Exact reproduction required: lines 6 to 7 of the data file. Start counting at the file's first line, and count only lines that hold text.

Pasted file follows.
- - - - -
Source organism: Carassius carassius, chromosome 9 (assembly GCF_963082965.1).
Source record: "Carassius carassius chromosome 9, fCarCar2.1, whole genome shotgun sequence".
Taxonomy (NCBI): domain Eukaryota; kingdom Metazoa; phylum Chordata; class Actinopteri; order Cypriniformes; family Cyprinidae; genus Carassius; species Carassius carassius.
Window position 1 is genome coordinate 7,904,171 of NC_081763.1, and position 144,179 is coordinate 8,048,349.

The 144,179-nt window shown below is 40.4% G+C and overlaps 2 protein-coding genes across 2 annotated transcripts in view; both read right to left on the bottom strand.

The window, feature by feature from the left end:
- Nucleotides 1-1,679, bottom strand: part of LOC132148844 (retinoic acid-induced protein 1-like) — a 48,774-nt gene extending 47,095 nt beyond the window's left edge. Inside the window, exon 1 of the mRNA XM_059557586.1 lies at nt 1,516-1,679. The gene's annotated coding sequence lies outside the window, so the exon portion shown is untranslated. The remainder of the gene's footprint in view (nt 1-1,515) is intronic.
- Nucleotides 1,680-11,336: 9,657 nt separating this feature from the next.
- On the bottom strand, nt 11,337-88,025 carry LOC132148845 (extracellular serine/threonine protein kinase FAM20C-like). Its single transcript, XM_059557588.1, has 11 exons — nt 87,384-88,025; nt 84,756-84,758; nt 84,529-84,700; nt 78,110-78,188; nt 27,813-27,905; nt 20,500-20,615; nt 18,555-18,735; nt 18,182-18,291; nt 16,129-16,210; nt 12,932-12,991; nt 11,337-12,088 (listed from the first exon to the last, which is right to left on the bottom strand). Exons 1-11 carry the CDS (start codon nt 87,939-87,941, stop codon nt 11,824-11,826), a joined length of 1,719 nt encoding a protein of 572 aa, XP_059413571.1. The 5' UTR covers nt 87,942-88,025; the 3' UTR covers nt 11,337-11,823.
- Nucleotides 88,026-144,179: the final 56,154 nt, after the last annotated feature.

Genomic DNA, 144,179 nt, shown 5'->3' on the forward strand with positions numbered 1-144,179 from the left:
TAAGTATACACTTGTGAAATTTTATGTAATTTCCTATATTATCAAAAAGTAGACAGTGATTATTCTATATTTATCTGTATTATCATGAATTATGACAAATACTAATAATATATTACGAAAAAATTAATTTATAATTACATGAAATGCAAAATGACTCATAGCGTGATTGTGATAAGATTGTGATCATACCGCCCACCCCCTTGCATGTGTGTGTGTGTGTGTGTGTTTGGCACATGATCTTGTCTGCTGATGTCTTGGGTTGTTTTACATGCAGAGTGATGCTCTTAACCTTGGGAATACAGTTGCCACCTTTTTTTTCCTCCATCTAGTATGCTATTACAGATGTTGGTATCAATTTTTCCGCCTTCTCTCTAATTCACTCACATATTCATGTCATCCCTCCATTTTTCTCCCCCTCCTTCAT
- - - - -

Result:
The window, feature by feature from the left end:
- Nucleotides 1-1,679, bottom strand: part of LOC132148844 (retinoic acid-induced protein 1-like) — a 48,774-nt gene extending 47,095 nt beyond the window's left edge. Inside the window, exon 1 of the mRNA XM_059557586.1 lies at nt 1,516-1,679. The gene's annotated coding sequence lies outside the window, so the exon portion shown is untranslated. The remainder of the gene's footprint in view (nt 1-1,515) is intronic.